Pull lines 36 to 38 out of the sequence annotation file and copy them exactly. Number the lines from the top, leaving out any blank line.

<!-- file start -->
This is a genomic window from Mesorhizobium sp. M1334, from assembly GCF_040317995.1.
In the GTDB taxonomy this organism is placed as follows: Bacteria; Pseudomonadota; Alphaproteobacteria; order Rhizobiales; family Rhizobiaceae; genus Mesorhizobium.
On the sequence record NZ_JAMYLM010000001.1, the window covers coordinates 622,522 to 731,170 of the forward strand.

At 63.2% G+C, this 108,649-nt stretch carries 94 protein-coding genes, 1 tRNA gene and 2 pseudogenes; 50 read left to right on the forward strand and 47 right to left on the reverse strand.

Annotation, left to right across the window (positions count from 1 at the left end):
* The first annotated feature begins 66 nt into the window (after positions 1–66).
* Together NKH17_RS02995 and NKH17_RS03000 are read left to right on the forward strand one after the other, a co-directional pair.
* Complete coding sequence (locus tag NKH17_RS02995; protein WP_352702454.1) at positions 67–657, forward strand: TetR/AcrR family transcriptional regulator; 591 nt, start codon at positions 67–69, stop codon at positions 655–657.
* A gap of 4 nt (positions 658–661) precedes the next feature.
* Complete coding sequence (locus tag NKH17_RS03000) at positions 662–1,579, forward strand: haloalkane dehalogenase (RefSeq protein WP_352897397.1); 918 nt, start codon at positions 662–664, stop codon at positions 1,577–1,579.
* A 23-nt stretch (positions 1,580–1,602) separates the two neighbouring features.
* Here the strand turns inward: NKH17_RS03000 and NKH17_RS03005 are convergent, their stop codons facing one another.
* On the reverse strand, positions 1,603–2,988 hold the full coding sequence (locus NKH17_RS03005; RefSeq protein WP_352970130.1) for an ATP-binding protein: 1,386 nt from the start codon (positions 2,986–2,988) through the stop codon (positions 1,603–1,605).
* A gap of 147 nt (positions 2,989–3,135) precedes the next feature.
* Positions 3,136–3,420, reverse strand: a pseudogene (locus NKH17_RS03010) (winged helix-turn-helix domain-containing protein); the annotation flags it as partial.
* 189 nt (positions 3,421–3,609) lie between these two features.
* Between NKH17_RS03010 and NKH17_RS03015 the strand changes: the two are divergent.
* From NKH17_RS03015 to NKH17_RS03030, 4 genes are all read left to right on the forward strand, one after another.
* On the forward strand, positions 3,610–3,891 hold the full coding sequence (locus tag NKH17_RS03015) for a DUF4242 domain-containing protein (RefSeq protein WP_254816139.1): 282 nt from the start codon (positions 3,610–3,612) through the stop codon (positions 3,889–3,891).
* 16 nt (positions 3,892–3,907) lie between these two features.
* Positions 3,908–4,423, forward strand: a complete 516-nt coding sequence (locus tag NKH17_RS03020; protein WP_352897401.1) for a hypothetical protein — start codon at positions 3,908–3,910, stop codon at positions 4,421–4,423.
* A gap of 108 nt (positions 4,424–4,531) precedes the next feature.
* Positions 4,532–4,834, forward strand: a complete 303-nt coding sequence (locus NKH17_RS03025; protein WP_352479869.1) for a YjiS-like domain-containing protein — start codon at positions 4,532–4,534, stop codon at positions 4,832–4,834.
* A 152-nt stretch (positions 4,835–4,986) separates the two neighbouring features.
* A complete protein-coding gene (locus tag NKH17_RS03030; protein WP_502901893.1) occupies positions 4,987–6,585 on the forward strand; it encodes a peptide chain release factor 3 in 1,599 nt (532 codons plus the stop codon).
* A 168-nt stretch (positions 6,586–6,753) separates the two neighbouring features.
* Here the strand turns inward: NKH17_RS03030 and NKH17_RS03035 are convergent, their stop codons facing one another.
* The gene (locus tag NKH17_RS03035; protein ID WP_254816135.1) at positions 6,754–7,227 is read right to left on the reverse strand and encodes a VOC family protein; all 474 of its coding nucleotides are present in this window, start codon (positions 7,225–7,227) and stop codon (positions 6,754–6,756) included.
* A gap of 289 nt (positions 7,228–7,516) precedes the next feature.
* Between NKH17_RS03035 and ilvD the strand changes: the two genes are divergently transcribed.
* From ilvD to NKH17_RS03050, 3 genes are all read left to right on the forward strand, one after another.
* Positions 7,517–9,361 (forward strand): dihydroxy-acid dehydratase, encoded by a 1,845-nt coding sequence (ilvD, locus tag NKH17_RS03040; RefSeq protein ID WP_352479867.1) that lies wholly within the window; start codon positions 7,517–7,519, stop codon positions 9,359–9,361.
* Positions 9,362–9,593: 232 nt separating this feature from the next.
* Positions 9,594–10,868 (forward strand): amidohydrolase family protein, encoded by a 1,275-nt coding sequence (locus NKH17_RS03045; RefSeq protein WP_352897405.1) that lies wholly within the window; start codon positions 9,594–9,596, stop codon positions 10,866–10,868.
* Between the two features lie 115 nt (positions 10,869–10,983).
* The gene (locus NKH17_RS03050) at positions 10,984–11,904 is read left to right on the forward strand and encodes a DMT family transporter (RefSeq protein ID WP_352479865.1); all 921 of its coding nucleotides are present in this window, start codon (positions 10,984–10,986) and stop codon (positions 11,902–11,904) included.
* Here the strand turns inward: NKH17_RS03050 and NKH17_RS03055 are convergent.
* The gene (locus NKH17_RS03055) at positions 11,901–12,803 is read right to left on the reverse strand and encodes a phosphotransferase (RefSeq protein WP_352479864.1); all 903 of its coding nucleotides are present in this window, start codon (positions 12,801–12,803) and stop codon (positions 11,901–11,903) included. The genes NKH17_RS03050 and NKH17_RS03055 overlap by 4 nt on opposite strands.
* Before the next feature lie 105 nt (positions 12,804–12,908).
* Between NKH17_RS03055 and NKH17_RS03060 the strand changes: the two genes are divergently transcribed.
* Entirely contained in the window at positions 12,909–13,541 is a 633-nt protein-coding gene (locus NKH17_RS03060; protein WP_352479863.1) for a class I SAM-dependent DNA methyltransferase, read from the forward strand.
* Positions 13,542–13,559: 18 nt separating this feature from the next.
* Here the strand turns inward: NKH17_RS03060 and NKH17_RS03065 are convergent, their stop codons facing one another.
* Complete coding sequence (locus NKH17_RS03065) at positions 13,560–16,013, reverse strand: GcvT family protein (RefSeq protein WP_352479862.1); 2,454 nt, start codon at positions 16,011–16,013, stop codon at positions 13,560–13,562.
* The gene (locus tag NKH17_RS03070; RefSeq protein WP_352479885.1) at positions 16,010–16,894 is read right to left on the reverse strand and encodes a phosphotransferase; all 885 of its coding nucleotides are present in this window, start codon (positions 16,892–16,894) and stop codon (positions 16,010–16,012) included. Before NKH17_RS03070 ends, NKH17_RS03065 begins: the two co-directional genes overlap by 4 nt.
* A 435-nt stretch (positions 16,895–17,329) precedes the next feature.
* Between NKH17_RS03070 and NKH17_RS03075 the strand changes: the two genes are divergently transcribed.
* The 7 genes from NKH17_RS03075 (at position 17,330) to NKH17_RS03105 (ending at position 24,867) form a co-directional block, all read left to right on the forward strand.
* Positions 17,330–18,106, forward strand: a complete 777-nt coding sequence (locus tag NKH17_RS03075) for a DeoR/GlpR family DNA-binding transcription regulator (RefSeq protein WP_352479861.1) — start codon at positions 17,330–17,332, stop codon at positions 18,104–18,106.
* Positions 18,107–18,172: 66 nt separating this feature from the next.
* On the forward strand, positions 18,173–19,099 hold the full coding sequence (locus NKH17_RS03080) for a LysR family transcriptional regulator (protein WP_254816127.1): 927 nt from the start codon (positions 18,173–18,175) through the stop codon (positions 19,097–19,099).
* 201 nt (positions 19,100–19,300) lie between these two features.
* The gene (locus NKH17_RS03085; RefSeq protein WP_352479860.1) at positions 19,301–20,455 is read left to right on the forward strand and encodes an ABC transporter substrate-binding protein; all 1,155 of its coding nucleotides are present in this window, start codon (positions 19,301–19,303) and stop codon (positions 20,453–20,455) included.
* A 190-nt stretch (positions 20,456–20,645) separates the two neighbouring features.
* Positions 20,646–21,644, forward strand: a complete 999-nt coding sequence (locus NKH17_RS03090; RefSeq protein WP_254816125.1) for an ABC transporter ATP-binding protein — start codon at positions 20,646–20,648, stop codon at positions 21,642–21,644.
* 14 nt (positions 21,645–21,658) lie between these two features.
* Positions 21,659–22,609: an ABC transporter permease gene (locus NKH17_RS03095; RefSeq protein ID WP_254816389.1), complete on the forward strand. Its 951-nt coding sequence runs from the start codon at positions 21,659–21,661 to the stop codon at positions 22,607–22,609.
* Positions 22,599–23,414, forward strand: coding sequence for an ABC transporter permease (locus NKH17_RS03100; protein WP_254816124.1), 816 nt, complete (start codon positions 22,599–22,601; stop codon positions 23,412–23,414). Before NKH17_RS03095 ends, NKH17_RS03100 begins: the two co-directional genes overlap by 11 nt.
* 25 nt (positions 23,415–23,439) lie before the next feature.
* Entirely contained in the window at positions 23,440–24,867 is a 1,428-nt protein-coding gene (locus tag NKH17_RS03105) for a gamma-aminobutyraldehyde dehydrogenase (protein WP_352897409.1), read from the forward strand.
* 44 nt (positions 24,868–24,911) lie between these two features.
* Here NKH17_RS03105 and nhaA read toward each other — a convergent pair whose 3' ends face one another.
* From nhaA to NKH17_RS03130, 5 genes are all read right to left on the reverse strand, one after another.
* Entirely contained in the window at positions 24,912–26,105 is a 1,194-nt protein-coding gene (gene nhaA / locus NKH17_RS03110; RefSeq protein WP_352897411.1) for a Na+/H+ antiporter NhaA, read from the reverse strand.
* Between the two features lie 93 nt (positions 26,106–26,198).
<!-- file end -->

* The gene (locus NKH17_RS03050) at positions 10,984–11,904 is read left to right on the forward strand and encodes a DMT family transporter (RefSeq protein ID WP_352479865.1); all 921 of its coding nucleotides are present in this window, start codon (positions 10,984–10,986) and stop codon (positions 11,902–11,904) included.
* Here the strand turns inward: NKH17_RS03050 and NKH17_RS03055 are convergent.
* The gene (locus NKH17_RS03055) at positions 11,901–12,803 is read right to left on the reverse strand and encodes a phosphotransferase (RefSeq protein WP_352479864.1); all 903 of its coding nucleotides are present in this window, start codon (positions 12,801–12,803) and stop codon (positions 11,901–11,903) included. The genes NKH17_RS03050 and NKH17_RS03055 overlap by 4 nt on opposite strands.